Cheap home CPE troubles
owen at delong.com
Mon Dec 27 13:53:29 CST 2010
On Dec 27, 2010, at 7:10 AM, Mike wrote:
> Well as is customary in our part of the country (Northern California), with the stormy weather comes brownouts and blackouts comes a massive influx of end users with locked up and malfunctioning home networking equipment. Every single time the power sneezes, massive waves of customers just 'go down' and then I get to pick the pieces all up by talking to each individual and instructing them how to pull the power and then plug it back in, or worse, their cpe needs to have it's settings restored since the internal flash memories got cleared or corrupted.
> We see this in the cheap home gear all the time. Makes me mad since linksys/netgear/motorola got away with the customers money and incurs ZERO support costs or any apparent liability for their product, where we in turn get to deal with upset subscribers who have been 'down for days...' while all the time the solution - powercycling - was within reach.
I think your only option potentially effective option would be to engage the great american tradition of legal reparations. (IOW, sue them for causing you harm by unleashing a product with a known defect and foreseeable harmful consequences).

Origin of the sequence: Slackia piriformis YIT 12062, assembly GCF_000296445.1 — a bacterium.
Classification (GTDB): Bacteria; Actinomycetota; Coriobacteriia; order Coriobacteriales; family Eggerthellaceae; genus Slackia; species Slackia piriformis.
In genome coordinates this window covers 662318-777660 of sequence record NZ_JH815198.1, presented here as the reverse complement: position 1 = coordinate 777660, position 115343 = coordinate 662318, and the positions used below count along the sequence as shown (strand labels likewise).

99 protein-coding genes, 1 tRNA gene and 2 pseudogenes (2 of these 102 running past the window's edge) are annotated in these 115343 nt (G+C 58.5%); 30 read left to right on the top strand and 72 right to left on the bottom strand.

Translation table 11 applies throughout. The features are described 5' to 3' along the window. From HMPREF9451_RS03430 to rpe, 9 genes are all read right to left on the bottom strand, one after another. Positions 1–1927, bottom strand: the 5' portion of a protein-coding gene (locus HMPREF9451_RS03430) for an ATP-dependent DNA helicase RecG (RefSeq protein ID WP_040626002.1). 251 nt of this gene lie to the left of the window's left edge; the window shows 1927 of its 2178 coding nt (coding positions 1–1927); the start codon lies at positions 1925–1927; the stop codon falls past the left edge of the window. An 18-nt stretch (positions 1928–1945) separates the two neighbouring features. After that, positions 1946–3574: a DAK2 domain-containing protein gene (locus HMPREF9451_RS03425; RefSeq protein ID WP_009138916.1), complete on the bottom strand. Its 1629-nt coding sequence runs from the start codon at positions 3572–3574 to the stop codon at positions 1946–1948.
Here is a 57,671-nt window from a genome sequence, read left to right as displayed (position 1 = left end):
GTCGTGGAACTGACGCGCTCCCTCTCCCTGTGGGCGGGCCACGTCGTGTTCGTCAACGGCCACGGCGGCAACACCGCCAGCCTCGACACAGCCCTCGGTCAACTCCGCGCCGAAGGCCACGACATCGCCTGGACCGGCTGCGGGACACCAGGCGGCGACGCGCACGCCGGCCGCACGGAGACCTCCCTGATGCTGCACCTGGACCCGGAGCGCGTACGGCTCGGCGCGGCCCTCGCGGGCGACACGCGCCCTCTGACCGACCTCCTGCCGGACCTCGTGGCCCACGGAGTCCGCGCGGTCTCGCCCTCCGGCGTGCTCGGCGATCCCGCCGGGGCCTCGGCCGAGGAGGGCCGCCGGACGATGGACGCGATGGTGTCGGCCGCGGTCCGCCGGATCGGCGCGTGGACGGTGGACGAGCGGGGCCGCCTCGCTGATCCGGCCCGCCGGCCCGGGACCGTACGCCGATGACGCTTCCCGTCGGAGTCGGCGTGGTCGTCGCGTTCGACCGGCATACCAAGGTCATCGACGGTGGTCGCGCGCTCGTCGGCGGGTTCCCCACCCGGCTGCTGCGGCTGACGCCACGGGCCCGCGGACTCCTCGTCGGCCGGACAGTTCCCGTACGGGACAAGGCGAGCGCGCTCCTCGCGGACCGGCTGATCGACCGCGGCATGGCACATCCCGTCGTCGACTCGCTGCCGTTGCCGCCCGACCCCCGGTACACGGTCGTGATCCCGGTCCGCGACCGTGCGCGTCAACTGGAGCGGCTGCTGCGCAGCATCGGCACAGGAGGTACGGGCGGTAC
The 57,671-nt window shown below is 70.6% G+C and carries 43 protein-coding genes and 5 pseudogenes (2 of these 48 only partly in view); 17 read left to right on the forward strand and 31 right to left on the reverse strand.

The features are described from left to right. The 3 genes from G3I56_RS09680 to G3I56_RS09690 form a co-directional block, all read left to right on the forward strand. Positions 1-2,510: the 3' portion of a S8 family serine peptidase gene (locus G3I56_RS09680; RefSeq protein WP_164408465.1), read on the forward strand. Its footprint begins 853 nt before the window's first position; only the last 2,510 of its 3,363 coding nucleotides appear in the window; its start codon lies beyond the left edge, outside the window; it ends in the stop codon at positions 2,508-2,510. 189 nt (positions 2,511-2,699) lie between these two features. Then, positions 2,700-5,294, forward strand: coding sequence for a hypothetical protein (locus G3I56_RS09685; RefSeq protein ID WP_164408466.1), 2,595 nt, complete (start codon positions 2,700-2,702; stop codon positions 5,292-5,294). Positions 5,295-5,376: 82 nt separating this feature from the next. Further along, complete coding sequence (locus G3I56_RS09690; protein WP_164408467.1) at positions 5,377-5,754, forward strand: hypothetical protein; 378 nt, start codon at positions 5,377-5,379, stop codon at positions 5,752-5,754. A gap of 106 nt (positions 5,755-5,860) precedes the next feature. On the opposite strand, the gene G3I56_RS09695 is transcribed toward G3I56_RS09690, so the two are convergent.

> Is there anyone who has a script or process or policy concerning unreliable customer equipments and how to effectively deal with unsophisticated home users? I mean, users with business oriented gear (eg: cisco 26xx, 8xx, pix, and the like), and doubly especially those with working standby UPS, we never ever hear from and they have extreme uptimes, but home users aren't willing to hear $500 - $800 in gear is required to 'make it work all the time'. They interpret that to mean that there's just something wrong with us since WE 'require' such expensive and exotic equipment in order to work right, and they would be better off somewhere else.
Amusingly, I could turn this around in my situation... My gear comes from the providers in both cases. In one case, I purchased the cheap DSL modem from
the provider (which, admittedly, has been rock solid through many power outages). In the other case, I'm renting the CMTS box from Comcast which doesn't
even require a power failure to lose its mind periodically. (Apparently there is a known problem where every time Comcast does a firmware update to the
boxes, N% of them loose their minds). Arguably, at $5/month, over the life of my service I will likely pay quite a bit more for the CMTS box than I did for the DSL modem ($40). In fact, being a little more than a year since I got Comcast Business Class, I have already done so.
Indeed, the running joke is "I need fast reliable internet service, so, I get fast service from Comcast and Reliable service from Raw Bandwidth."
Unfortunately, as amusing as the quip may be, it's also an absolutely true statement about my network.
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